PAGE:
By SEMA Washington, D.C., Staff
In 2017, the U.S. Occupational Safety and Health Administration (OSHA) lowered the exposure limits for beryllium and related compounds to 0.2 micrograms per cubic meter—just one-tenth the previous level. OSHA has now clarified certain provisions within the rule in order to potentially simplify compliance requirements.
Beryllium is a naturally occurring element that has many beneficial attributes and widespread applications. It is one-third lighter than aluminum, yet stiffer than steel, resistant to fatigue and corrosion, and recyclable. In the auto industry, beryllium is frequently used to produce airbags and components for power-steering, anti-lock braking and fuel-injection systems.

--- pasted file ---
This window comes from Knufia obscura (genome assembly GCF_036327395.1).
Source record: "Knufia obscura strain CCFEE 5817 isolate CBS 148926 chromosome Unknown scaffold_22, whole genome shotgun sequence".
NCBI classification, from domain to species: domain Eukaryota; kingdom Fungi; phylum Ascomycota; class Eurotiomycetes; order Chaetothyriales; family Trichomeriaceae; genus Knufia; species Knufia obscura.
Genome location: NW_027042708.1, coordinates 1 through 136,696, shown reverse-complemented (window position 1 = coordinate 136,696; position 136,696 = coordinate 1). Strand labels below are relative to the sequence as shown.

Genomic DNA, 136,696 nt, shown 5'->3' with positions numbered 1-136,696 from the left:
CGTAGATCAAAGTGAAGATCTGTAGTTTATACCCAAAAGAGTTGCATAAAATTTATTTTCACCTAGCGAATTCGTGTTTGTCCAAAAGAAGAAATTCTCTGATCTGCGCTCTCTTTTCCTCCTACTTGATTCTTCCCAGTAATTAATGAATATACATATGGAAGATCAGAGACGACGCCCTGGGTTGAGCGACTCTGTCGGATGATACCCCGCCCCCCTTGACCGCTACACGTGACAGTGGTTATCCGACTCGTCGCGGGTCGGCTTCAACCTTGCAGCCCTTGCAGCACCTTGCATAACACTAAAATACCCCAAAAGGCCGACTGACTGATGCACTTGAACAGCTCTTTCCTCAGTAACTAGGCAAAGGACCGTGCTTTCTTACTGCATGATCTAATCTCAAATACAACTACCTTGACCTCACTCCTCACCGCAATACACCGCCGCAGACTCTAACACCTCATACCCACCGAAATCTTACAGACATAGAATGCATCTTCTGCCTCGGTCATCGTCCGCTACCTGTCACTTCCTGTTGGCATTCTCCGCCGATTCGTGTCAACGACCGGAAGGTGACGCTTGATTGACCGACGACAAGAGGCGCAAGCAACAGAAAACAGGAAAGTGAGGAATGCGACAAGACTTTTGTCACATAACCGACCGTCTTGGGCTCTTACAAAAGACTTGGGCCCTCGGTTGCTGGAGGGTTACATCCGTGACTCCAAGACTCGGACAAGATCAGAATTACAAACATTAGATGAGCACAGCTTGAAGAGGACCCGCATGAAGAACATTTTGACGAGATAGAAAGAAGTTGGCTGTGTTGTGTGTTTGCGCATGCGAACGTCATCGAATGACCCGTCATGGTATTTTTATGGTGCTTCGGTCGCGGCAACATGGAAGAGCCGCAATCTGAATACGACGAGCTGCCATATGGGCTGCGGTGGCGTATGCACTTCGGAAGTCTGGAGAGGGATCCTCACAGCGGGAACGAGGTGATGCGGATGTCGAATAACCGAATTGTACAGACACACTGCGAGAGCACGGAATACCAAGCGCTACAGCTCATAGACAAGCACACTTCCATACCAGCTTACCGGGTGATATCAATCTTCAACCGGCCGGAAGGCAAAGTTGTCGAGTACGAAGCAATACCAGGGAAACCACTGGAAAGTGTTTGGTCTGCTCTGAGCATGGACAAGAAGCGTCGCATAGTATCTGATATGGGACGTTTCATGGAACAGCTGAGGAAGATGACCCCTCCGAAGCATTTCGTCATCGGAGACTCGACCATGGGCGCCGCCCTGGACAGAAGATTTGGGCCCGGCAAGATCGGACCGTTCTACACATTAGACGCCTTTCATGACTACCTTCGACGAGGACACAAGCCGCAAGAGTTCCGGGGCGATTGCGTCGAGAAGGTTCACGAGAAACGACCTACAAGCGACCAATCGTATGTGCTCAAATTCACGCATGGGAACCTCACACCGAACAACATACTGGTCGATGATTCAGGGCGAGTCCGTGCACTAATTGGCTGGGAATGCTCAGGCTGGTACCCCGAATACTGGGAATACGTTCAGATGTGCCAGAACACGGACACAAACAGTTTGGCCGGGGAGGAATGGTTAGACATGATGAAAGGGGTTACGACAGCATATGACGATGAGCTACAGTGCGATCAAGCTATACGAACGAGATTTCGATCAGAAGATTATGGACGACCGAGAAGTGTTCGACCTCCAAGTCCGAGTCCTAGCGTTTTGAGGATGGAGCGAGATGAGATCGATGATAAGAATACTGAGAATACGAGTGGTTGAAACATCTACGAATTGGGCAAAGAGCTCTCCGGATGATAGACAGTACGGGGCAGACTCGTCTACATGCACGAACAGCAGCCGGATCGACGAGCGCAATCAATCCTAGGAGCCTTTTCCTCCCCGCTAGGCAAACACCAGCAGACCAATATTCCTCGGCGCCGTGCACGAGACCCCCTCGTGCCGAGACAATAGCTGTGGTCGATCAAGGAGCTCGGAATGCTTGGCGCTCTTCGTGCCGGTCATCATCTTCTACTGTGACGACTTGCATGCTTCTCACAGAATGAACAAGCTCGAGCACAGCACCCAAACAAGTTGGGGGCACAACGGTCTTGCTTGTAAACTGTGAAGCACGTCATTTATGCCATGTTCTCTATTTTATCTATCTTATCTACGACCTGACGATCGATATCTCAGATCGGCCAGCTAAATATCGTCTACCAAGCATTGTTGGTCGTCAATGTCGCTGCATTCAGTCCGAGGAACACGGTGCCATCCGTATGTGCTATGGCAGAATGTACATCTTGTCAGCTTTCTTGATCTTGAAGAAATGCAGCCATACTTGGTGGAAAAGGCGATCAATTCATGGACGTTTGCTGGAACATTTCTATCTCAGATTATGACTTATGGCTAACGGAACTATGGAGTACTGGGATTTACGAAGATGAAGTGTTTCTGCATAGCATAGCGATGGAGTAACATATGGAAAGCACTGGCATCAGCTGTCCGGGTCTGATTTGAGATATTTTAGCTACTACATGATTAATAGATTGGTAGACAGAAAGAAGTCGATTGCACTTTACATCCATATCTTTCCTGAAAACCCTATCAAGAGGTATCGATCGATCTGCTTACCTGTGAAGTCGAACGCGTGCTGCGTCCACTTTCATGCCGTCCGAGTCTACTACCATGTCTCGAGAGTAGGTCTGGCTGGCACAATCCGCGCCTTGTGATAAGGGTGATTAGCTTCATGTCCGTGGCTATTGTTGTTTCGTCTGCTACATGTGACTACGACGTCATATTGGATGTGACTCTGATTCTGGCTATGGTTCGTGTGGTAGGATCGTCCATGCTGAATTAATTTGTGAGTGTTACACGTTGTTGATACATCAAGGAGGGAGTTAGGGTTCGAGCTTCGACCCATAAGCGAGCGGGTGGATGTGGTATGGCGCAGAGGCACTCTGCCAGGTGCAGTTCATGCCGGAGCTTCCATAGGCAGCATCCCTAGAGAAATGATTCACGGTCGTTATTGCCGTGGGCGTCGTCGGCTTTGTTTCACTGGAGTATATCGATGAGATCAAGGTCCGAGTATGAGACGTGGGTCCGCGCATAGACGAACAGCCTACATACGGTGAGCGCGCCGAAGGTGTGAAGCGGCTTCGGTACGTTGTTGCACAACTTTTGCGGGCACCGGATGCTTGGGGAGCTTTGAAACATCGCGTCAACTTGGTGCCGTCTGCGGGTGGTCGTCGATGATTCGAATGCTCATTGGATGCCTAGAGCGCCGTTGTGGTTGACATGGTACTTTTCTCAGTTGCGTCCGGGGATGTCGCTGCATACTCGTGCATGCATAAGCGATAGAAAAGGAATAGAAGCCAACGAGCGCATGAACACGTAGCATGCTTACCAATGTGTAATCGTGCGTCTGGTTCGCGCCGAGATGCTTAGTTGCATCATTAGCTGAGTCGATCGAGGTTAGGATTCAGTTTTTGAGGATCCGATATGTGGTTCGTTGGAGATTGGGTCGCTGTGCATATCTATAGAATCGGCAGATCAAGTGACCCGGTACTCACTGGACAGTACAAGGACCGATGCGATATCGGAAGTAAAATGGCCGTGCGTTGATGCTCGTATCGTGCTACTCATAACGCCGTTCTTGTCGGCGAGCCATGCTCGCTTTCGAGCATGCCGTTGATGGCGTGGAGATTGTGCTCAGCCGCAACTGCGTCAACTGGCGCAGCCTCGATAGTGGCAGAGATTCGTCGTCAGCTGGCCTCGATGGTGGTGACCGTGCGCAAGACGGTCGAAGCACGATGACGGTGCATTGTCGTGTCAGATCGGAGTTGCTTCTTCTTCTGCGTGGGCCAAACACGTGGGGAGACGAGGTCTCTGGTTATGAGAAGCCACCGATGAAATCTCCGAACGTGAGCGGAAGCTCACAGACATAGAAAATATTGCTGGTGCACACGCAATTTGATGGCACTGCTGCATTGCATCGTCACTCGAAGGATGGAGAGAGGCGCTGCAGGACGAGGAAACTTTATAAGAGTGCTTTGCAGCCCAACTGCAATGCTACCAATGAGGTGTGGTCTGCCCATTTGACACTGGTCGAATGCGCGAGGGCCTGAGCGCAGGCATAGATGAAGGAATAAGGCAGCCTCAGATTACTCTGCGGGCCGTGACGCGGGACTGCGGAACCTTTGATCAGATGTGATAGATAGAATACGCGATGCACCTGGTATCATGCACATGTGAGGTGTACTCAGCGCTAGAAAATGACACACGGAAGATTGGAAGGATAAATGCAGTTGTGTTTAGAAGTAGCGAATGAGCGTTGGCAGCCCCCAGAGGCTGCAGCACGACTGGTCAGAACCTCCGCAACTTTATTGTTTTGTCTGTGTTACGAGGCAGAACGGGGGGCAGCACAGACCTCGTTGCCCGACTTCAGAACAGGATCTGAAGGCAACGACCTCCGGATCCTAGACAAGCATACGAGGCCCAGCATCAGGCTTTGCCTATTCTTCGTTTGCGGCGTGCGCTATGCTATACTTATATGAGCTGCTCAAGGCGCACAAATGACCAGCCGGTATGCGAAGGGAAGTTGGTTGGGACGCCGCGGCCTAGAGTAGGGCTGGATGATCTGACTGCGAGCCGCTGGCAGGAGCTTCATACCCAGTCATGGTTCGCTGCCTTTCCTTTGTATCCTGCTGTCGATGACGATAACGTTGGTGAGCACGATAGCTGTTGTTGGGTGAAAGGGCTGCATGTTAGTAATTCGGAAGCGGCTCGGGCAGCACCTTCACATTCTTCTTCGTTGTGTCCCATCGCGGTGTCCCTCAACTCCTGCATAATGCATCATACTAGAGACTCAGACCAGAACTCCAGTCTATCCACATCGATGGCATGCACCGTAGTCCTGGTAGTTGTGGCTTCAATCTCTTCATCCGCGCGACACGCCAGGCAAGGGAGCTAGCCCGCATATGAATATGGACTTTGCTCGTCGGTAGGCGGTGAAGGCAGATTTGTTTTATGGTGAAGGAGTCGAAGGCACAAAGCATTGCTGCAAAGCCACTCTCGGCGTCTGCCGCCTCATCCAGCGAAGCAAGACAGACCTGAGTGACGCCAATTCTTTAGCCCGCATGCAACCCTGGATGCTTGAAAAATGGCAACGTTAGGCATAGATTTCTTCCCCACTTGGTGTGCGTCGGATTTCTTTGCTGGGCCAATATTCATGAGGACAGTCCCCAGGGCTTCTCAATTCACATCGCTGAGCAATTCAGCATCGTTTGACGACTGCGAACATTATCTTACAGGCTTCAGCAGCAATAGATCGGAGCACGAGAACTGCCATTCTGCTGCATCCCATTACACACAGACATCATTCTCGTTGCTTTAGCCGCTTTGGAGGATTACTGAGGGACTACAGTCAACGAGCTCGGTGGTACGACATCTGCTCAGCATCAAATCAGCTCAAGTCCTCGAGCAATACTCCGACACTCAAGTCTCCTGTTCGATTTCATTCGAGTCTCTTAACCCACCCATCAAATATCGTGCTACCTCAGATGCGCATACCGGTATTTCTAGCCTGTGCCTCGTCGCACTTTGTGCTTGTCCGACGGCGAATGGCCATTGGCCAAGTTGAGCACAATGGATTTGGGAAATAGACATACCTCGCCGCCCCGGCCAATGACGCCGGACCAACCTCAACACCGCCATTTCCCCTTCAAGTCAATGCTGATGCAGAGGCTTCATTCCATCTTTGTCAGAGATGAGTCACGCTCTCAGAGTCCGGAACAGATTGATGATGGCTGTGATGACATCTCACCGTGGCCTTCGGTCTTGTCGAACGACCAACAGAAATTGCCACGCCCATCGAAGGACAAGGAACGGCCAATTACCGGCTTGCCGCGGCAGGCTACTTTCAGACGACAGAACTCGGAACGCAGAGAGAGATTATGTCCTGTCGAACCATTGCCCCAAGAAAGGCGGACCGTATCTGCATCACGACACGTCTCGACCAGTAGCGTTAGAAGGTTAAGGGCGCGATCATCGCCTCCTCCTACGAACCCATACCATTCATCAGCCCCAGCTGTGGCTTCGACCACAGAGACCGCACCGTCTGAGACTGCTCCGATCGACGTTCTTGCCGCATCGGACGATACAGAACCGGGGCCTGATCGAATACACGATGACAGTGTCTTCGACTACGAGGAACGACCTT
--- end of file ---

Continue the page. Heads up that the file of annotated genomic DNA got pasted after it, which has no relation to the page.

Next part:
OSHA believes a small percentage of workers exposed to the chemical may develop chronic beryllium lung disease. Most worker exposure is associated with foundry and smelting operations, machining, beryllium-oxide ceramics and composite manufacturing. OSHA estimates that the beryllium standard applies to about 62,000 workers and may prevent nearly 100 deaths and 50 serious illnesses each year.
The new rule took effect in 2018 and industry had one year to implement any necessary changes, such as creating restricted beryllium work areas and using respirators and protective clothing sufficient to meet the new limits.
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Questions? Stuart Gosswein at firstname.lastname@example.org.